Yishu (Roy) Pu on Union Station Rail Corridor Capacity Analysis

September 8, 2017

Introduction MASc Thesis Supervisor Professor Amer Shalaby introduces Yishu (Roy) Pu (photo: T. Romancyshyn)

Yishu (Roy) Pu presented his MASc thesis as part of the UT-ITE Seminar Series on September 8, 2017.  His talk was well attended by professors, fellow students and guests and was followed by a lively discussion.

Presenter at podium Yishu Roy Pu, September 8, 2017 (photo: T. Romancyshyn)

Yishu kindly shared a PDF of his presentation file here: Capacity Analysis of the Union Station Rail Corridor Using Integrated Rail and Pedestrian Simulation.


The capacity evaluation of railway station areas is essential for accommodating future growth in demand and new rail services.

Conventional capacity analysis methodologies (analytical, optimization) have limitations due to over-simplified assumptions. While simulation tools have proven effective in analyzing complex station areas, the interactive effects between pedestrian and train movements are hardly captured properly.

The study analyzed representative analytical and railway simulation methods, and applied an integrated simulation platform – Nexus (connected with OpenTrack and MassMotion) – to perform a comprehensive capacity analysis of the Union Station Rail Corridor. A 9% drop in on-time performance was observed and passengers’ average duration at LOS F tripled with the increase of train and passenger volumes. Both length and variation of dwell time due to pedestrian movement were recognized as the main factors of performance deterioration. The study also revealed the applicability and benefits of using such integrated simulation tools in other complex transit systems.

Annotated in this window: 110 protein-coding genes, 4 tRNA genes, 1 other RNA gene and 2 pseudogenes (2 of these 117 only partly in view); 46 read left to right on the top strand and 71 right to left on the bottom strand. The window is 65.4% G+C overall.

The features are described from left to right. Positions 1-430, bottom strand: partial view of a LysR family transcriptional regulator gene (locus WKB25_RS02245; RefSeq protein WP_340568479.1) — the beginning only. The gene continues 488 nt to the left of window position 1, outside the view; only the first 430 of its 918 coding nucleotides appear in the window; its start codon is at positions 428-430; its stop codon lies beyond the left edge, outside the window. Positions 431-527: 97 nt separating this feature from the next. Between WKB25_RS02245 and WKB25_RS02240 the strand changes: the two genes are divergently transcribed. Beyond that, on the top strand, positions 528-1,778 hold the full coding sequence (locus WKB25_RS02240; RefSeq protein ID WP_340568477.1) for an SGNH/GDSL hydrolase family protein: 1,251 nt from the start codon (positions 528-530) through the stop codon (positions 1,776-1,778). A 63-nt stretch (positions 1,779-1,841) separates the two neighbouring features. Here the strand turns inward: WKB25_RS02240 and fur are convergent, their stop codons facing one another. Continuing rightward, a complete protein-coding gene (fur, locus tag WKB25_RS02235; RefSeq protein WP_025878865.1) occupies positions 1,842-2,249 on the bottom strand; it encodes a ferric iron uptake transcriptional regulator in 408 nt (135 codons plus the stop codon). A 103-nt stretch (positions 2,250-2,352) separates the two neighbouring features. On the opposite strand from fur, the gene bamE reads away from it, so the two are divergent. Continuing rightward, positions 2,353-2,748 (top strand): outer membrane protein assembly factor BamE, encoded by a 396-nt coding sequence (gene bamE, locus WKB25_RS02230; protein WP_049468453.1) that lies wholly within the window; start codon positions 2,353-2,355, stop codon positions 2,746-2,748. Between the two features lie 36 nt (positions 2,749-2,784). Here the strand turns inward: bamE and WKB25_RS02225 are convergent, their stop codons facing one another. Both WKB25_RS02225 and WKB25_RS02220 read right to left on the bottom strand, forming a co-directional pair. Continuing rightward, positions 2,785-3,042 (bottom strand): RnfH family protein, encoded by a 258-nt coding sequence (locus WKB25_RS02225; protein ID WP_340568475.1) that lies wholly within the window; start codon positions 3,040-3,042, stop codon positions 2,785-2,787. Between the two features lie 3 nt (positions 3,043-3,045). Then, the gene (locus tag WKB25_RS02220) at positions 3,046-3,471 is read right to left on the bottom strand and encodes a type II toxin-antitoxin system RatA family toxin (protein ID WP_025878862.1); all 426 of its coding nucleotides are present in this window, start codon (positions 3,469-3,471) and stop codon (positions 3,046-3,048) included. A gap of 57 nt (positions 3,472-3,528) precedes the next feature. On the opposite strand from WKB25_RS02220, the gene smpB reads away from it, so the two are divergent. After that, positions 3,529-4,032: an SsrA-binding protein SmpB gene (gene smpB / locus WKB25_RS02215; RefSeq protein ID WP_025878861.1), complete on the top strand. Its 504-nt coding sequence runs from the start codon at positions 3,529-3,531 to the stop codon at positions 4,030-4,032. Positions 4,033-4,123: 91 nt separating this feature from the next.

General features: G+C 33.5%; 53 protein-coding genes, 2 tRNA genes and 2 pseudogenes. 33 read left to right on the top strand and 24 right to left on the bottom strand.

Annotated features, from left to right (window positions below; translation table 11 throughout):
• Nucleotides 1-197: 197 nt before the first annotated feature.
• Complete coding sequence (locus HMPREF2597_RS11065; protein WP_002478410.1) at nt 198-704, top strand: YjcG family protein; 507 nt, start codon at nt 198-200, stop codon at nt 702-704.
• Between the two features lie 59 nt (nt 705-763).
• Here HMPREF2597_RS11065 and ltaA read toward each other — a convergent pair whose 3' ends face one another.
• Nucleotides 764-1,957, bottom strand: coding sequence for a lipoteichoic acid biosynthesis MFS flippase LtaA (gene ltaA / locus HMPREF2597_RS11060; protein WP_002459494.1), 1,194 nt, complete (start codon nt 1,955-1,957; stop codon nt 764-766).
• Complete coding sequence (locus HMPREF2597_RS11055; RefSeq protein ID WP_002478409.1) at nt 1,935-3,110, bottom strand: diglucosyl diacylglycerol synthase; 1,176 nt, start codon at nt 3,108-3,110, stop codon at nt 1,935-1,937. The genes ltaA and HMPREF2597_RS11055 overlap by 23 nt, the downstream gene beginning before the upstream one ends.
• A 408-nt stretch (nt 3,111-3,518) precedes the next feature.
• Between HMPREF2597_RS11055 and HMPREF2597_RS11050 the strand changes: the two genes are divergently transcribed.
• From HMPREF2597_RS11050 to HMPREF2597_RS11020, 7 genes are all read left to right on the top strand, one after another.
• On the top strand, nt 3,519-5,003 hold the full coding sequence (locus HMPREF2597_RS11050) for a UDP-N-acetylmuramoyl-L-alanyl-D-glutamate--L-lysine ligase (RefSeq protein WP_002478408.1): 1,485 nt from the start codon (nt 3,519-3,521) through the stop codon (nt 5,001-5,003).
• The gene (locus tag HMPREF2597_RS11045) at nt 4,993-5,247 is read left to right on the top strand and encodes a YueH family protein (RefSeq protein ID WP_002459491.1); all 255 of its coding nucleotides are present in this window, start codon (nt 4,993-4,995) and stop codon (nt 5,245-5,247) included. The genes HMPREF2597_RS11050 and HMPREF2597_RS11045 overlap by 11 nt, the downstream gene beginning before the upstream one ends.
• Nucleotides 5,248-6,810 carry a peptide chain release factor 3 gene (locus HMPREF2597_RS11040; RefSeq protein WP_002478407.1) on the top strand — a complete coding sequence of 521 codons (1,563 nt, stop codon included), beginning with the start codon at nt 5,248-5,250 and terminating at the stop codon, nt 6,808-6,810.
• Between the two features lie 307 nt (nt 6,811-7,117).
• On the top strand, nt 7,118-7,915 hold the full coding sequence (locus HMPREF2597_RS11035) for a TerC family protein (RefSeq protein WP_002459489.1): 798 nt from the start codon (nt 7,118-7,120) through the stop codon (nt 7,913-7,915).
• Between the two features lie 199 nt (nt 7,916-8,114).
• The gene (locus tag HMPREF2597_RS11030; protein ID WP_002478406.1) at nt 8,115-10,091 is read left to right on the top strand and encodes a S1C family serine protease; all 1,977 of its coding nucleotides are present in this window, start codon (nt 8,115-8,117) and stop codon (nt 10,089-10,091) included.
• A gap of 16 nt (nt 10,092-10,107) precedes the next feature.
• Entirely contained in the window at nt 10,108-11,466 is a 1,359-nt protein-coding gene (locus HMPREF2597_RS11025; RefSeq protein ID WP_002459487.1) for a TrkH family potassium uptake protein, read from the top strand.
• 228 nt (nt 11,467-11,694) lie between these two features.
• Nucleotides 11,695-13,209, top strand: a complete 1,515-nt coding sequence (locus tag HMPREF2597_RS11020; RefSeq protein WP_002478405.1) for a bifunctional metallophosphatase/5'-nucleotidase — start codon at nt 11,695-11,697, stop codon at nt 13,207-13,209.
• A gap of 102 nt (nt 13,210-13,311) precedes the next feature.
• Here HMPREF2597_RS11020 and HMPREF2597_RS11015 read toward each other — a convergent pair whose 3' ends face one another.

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Yishu Pu

Yishu Pu is an MASc student under the supervision of Professor Amer Shalaby in the Department of Civil Engineering at the University of Toronto. His research focuses on performance and capacity analysis of railway systems using multi-modal simulation tools.

Yishu has a strong interest and passion in public transit and transportation. He received his B.Eng. degree at the school of Transportation Engineering from Tongji University in China. He had three years of work experience at a logistics firm after obtaining an M.Eng. degree in Industrial Engineering from the University of Windsor.


Yishu wishes to thank ARUP, NSERC, University of Toronto and Metrolinx for providing data, technical and financial support. He also thanks his fellow students for helping with data collection, and Professor Amer Shalaby and Dr. Siva Srikukenthiran for offering guidance.

This seminar was presented by the University of Toronto Institute of Transportation Engineers (ITE) Student Chapter.